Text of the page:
Have Connecticut Voters Tuned Out Gov. Malloy?

The latest Quinnipiac University poll numbers are in and they are not good for Connecticut’s first-term Gov. Dannel P. Malloy.   The governor’s latest approval rating, 43 percent, is down two points since October.  That’s right, down, after Newtown, when the combative governor displayed a sensitive side in the wake of the Sandy Hook tragedy.  He’s never gotten above 45 percent approval rating.  Worse, 48 percent of unaffiliated voters disapprove of the job he is doing.  Even Democrats have problems with him.   Normally, a Democrat in office scores in the 70 or even 80 percentile range, but the first Democratic Party governor in more than two decades earns only a 63 percent approval from members of his own party.

Gun Control Telling

The numbers on gun control are especially, instructive, perhaps an indication voters have tuned out this governor, who pushed on state residents, the largest tax hike in history two years ago.  Just 41 percent of those polled, say they approve of the way Malloy is handling gun policy, 38 percent disapprove and 21 percent don’t know.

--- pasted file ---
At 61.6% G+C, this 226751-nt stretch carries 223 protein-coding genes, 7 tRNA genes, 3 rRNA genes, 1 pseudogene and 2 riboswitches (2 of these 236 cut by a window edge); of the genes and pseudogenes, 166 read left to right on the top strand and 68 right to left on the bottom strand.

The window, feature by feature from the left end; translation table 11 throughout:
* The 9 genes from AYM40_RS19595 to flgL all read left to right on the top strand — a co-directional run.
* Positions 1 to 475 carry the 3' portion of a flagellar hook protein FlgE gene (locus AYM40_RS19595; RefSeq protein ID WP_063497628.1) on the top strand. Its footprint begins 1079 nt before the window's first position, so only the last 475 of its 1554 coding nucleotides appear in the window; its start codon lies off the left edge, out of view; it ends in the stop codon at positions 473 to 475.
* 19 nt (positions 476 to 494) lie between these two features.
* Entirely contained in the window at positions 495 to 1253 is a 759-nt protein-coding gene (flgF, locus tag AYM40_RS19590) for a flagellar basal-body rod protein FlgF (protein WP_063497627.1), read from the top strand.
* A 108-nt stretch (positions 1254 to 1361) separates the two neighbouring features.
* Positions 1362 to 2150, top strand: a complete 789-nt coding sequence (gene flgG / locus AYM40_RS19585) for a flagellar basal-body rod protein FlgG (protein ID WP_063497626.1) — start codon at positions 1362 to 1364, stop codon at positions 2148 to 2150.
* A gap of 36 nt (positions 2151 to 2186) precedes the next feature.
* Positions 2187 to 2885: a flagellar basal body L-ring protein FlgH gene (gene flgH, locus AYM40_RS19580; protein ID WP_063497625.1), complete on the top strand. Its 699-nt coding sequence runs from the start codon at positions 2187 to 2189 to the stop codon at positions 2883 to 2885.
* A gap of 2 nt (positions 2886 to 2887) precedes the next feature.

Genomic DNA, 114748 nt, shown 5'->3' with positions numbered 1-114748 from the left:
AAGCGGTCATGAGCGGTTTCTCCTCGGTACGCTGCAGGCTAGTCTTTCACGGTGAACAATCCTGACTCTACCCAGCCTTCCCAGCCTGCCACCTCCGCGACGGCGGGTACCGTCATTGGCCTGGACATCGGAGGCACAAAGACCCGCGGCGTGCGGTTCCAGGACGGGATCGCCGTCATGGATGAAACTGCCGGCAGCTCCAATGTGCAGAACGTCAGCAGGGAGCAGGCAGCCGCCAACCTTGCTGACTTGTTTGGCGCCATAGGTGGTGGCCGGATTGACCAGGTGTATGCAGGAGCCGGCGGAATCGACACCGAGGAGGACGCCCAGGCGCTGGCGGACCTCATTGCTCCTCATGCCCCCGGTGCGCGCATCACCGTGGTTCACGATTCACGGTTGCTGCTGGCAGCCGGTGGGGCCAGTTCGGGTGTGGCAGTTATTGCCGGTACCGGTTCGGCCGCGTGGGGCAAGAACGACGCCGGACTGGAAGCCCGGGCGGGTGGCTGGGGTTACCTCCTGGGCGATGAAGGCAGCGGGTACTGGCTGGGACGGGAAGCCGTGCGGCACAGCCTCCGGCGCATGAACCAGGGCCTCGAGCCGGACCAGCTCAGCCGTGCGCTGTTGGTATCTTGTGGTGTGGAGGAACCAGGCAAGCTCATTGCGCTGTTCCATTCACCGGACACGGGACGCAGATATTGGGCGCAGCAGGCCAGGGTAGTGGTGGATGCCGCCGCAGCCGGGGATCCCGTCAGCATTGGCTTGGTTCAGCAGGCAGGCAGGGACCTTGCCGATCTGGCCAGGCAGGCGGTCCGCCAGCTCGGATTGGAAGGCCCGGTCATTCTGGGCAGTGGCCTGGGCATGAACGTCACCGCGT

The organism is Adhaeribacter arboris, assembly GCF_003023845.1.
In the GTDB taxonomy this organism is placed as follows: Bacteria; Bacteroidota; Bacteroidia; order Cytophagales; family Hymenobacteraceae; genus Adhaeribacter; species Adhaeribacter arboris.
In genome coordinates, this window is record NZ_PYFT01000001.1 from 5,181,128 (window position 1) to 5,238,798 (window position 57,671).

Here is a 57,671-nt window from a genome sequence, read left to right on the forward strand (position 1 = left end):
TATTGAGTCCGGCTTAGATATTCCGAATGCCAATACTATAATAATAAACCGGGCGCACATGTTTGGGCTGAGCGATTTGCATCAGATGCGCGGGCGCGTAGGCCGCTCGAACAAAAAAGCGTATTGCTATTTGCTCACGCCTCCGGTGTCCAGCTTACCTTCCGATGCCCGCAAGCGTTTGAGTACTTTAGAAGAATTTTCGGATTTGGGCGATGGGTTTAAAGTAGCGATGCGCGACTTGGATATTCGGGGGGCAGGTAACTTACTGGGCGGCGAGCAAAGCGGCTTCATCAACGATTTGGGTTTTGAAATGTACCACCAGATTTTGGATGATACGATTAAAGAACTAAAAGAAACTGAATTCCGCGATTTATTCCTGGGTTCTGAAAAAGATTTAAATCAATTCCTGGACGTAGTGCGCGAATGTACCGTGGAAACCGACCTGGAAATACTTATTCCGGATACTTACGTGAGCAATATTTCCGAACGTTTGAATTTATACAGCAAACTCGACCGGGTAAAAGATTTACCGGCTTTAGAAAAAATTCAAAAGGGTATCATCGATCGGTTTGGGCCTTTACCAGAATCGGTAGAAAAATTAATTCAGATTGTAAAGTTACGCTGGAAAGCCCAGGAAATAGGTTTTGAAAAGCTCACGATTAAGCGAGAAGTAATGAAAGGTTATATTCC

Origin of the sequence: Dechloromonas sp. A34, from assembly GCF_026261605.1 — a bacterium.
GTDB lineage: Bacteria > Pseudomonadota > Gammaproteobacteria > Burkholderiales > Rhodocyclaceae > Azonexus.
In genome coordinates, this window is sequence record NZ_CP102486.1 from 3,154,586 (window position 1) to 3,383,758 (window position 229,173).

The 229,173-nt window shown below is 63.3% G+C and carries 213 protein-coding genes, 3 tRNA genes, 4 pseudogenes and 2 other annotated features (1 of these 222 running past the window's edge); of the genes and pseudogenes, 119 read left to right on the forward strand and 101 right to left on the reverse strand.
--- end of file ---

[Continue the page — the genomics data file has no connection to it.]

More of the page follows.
This is fascinating, because the Quinnipiac Poll was centered around gun control policy, and most everybody surveyed had an opinion.  The vast majority demanded stricter gun control.  Curiously, people in huge numbers, demanded what Malloy is proposing, yet the governor could barely score above 40 percent approval on his gun control policy.  That is a sure sign of a tune out.

Overexposure

Throw in the fact Malloy makes it a point to be on the evening news daily, does numerous radio interviews, even on rock stations, and seems to be traveling everywhere, and it could be Connecticut is experiencing Malloy overload.

Then there is the credibility issue.  During Business Day at the Legislative Office in Hartford, when Malloy promised to balance the state Radio dialbudget without tax hikes or not exceed the mandated spending cap, the audience expressed skepticism.

Listening Tour?

Now the governor is launching a “listening tour,” visiting municipalities around the state to get public input and gauge public opinion.  Except, at his first stop in Middletown, it seemed the governor did most of the talking.  Not to mention, the one-hour “community forum” was tightly controlled, with attendees being asked to submit questions in advance, and the topics then chosen, before the forum began.  That doesn’t sound like a listening tour.

One Term Governor?

From poll numbers to policy to personality, the story line does not bode well for the third-year Connecticut chief executive.  Lacking the charisma of an Obama, Malloy, even in deep, blue Connecticut, could very well be a one-term governor.

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